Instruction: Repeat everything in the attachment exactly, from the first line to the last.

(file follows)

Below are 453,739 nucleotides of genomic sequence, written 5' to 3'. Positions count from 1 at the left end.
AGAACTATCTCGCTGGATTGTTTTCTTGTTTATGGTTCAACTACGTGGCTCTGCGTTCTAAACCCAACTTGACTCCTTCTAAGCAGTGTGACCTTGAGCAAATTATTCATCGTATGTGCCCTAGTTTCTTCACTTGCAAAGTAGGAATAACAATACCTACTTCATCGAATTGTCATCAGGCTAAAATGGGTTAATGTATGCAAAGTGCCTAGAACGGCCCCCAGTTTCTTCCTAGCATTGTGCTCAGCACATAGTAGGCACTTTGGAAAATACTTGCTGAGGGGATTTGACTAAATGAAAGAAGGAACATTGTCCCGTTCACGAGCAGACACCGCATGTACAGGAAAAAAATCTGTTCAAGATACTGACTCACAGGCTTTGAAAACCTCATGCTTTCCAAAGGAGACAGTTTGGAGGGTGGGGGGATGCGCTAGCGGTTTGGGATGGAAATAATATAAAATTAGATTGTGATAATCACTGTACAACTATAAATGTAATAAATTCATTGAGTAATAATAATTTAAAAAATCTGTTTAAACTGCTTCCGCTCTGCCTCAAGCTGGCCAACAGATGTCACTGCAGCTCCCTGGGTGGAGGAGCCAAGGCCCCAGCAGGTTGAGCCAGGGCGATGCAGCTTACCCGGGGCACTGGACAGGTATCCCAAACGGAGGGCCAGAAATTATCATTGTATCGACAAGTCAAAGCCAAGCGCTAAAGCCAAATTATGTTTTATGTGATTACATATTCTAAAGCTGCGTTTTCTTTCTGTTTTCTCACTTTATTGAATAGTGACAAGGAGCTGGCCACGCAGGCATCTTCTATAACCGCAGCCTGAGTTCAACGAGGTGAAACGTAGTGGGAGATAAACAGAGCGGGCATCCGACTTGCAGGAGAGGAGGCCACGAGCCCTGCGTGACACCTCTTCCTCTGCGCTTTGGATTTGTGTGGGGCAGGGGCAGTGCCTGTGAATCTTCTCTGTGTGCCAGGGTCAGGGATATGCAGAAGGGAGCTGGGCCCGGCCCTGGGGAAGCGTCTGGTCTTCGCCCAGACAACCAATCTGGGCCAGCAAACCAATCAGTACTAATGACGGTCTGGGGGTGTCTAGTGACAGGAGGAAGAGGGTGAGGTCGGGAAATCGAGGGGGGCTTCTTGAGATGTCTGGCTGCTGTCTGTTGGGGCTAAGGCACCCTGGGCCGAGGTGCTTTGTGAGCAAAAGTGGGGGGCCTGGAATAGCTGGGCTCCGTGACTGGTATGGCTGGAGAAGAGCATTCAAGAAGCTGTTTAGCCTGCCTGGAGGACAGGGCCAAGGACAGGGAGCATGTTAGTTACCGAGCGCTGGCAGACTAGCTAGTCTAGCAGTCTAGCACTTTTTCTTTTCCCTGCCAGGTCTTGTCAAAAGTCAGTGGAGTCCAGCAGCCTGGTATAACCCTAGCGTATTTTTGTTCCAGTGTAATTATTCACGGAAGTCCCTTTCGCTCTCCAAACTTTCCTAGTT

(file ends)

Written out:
Below are 453,739 nucleotides of genomic sequence, written 5' to 3'. Positions count from 1 at the left end.
AGAACTATCTCGCTGGATTGTTTTCTTGTTTATGGTTCAACTACGTGGCTCTGCGTTCTAAACCCAACTTGACTCCTTCTAAGCAGTGTGACCTTGAGCAAATTATTCATCGTATGTGCCCTAGTTTCTTCACTTGCAAAGTAGGAATAACAATACCTACTTCATCGAATTGTCATCAGGCTAAAATGGGTTAATGTATGCAAAGTGCCTAGAACGGCCCCCAGTTTCTTCCTAGCATTGTGCTCAGCACATAGTAGGCACTTTGGAAAATACTTGCTGAGGGGATTTGACTAAATGAAAGAAGGAACATTGTCCCGTTCACGAGCAGACACCGCATGTACAGGAAAAAAATCTGTTCAAGATACTGACTCACAGGCTTTGAAAACCTCATGCTTTCCAAAGGAGACAGTTTGGAGGGTGGGGGGATGCGCTAGCGGTTTGGGATGGAAATAATATAAAATTAGATTGTGATAATCACTGTACAACTATAAATGTAATAAATTCATTGAGTAATAATAATTTAAAAAATCTGTTTAAACTGCTTCCGCTCTGCCTCAAGCTGGCCAACAGATGTCACTGCAGCTCCCTGGGTGGAGGAGCCAAGGCCCCAGCAGGTTGAGCCAGGGCGATGCAGCTTACCCGGGGCACTGGACAGGTATCCCAAACGGAGGGCCAGAAATTATCATTGTATCGACAAGTCAAAGCCAAGCGCTAAAGCCAAATTATGTTTTATGTGATTACATATTCTAAAGCTGCGTTTTCTTTCTGTTTTCTCACTTTATTGAATAGTGACAAGGAGCTGGCCACGCAGGCATCTTCTATAACCGCAGCCTGAGTTCAACGAGGTGAAACGTAGTGGGAGATAAACAGAGCGGGCATCCGACTTGCAGGAGAGGAGGCCACGAGCCCTGCGTGACACCTCTTCCTCTGCGCTTTGGATTTGTGTGGGGCAGGGGCAGTGCCTGTGAATCTTCTCTGTGTGCCAGGGTCAGGGATATGCAGAAGGGAGCTGGGCCCGGCCCTGGGGAAGCGTCTGGTCTTCGCCCAGACAACCAATCTGGGCCAGCAAACCAATCAGTACTAATGACGGTCTGGGGGTGTCTAGTGACAGGAGGAAGAGGGTGAGGTCGGGAAATCGAGGGGGGCTTCTTGAGATGTCTGGCTGCTGTCTGTTGGGGCTAAGGCACCCTGGGCCGAGGTGCTTTGTGAGCAAAAGTGGGGGGCCTGGAATAGCTGGGCTCCGTGACTGGTATGGCTGGAGAAGAGCATTCAAGAAGCTGTTTAGCCTGCCTGGAGGACAGGGCCAAGGACAGGGAGCATGTTAGTTACCGAGCGCTGGCAGACTAGCTAGTCTAGCAGTCTAGCACTTTTTCTTTTCCCTGCCAGGTCTTGTCAAAAGTCAGTGGAGTCCAGCAGCCTGGTATAACCCTAGCGTATTTTTGTTCCAGTGTAATTATTCACGGAAGTCCCTTTCGCTCTCCAAACTTTCCTAGTT